Former New York mayor Michael Bloomberg got hit Wednesday with a barrage of attacks from rivals during his debut Democratic presidential debate who savaged him for parachuting in late and throwing astronomical amounts of money at the race.
The Las Vegas showdown marked one of the most contentious debates so far.
During opening salvos, the US media magnate found himself in the firing line as one candidate after another, from Senator Bernie Sanders to former vice president Joe Biden, took pot shots at the man whose sudden prominence in polling has scrambled the race to defeat President Donald Trump.
"Understand this. Democrats take a huge risk if we just substitute one arrogant billionaire for another," Senator Elizabeth Warren, fighting for her campaign survival, said in a fiery attack on Bloomberg.
"Democrats are not going to win if we have a nominee who has a history of hiding his tax returns, of harassing women, and of supporting racist policies like red-lining and stop and frisk," she said, referring to systematic denial of loans and a New York crime-prevention strategy that adversely impacted residents of color.
Sanders, the leftist firebrand senator who has emerged as frontrunner in the Democratic race, also attacked Bloomberg for his "outrageous" stop-and-frisk policies and said picking such a divisive nominee to battle Trump in November's election "is not a way you're going to grow voter turnout."
All eyes were on Bloomberg as he navigated a 2020 national audience for the first time, after spending hundreds of millions of dollars of his vast personal fortune on campaign advertising that fuelled a rise in polling that has sent him into the top tier of candidates.
Bloomberg's most important appearance on the national stage in more than a decade was a very public vetting, and he notably kept his composure under fire during the debate's first hour, highlighting his role as a problem solver, a city manager and a philanthropist.
He also pushed back forcefully against Sanders.
"I don't think there's any chance of the senator beating Donald Trump," Bloomberg said, adding that if Sanders is the nominee, "we will have Donald Trump for another four years."
Sanders has been buoyed by a strong showing in Iowa, a victory in New Hampshire and a surge in polling with the next nominating contest, in Nevada, just three days away.
But establishment Democrats have begun public handwringing about the prospects of Sanders, a self-described democratic socialist, taking the reins of a party seeking to make Trump a one-term president.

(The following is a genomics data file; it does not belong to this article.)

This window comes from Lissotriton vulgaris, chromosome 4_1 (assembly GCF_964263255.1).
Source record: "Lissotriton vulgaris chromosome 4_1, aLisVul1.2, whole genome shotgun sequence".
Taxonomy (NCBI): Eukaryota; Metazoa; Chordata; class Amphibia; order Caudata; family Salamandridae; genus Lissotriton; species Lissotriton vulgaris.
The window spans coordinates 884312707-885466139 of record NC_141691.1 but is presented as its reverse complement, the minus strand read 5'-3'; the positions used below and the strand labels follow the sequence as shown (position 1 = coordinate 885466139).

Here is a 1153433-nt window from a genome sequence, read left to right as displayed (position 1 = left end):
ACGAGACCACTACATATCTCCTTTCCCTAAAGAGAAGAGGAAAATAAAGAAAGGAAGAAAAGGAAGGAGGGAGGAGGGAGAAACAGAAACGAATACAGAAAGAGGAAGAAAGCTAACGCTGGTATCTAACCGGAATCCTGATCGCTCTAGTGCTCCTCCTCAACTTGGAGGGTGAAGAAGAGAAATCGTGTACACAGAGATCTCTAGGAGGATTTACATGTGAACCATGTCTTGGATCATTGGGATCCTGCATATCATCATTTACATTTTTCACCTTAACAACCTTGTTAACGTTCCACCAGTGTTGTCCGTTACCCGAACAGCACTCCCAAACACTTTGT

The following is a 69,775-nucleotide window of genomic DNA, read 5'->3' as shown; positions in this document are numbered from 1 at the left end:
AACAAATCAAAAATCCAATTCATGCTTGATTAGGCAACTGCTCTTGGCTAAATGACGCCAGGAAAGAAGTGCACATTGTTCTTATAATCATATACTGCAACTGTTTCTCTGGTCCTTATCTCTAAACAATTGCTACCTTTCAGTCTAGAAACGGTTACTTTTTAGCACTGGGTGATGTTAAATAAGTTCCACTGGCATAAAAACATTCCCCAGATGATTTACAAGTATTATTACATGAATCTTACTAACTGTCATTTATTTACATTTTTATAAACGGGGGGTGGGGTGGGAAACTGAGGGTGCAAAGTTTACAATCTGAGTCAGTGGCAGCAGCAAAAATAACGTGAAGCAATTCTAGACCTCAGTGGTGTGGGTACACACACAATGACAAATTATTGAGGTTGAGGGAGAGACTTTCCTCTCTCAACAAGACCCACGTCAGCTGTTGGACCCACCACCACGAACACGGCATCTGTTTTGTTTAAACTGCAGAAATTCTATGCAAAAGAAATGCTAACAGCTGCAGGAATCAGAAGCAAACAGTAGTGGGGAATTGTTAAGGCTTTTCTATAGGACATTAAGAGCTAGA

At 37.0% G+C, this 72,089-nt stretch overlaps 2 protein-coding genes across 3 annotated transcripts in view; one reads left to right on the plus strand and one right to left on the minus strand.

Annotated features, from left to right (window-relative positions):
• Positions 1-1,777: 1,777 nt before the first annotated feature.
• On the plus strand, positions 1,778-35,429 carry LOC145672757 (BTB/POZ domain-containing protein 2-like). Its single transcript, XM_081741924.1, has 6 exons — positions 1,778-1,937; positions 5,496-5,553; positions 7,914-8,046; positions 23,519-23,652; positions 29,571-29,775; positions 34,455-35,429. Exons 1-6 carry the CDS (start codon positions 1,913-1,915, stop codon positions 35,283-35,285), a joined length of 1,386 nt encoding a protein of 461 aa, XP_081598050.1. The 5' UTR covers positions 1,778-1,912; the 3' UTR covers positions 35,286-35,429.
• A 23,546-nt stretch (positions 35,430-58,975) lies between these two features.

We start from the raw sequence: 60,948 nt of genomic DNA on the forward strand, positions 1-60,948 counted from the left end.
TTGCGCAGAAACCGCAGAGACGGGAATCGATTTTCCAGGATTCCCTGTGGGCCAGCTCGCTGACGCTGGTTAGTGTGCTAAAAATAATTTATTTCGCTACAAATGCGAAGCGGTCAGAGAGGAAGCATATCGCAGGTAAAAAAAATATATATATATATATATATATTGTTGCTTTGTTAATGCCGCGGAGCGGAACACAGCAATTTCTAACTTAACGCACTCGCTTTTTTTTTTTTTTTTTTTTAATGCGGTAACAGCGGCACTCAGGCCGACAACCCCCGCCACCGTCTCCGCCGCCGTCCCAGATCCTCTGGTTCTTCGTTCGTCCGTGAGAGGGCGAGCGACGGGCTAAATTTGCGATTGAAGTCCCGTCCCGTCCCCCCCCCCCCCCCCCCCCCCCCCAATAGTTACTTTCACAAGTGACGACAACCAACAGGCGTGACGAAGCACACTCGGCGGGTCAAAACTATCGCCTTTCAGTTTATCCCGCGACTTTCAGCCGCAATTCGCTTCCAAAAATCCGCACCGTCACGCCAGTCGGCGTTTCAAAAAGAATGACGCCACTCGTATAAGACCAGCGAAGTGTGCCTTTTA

Pete Buttigieg, the moderate young former mayor of South Bend, Indiana who scored a surprise narrow victory in Iowa, levelled a hit on both Sanders and Bloomberg with a withering if well-rehearsed critique.
"We shouldn't have to choose between one candidate who wants to burn this party down and another candidate who wants to buy this party out," Buttigieg said.
"Let's put forward someone who's actually a Democrat," he said, a knock on Sanders as well as Bloomberg who was a Democrat before running for mayor as a Republican and then an independent, and finally returned to the Democratic Party in 2018.
A Washington Post-ABC News poll out Wednesday showed Sanders with a commanding double-digit lead nationally, at 32 percent.
Sagging former frontrunner Biden, who has suffered the most from Bloomberg's gains, was second at 16 percent, followed by Bloomberg at 14 and Warren at 12.
While Sanders and other White House hopefuls have spent months barnstorming early states, billionaire Bloomberg jumped late into the Democratic contest.
He is going all in on so-called Super Tuesday on March 3, when 14 states including California and Texas vote on choosing a Democratic nominee.
Sanders and Bloomberg, both 78, have also tangled in increasingly ugly ways recently.
Earlier Wednesday, Bloomberg spokesman Tim O'Brien accused the Sanders campaign of behaving in "Trumpy" fashion by falsely asserting that Bloomberg has had a heart attack.
He did have stents installed in 2000 because of a coronary blockage but has never had a cardiac arrest. Sanders had a heart attack in October.
"Those are the facts," O'Brien tweeted. "It's a dangerous time when Sanders goes all in with Trumpism."
Sanders, in a peace offering of sorts, acknowledged on stage that both men have had stents inserted to open an artery, "one area maybe that mayor Bloomberg and I shared."
While Sanders leads, Bloomberg is surging on the national stage. Two separate polls released Tuesday show him leapfrogging rivals to claim second spot behind Sanders, with Biden third.
For Warren, Klobuchar and Biden, the Nevada debate is a critical opportunity for them to convince voters that they belong in the race heading into the stretch.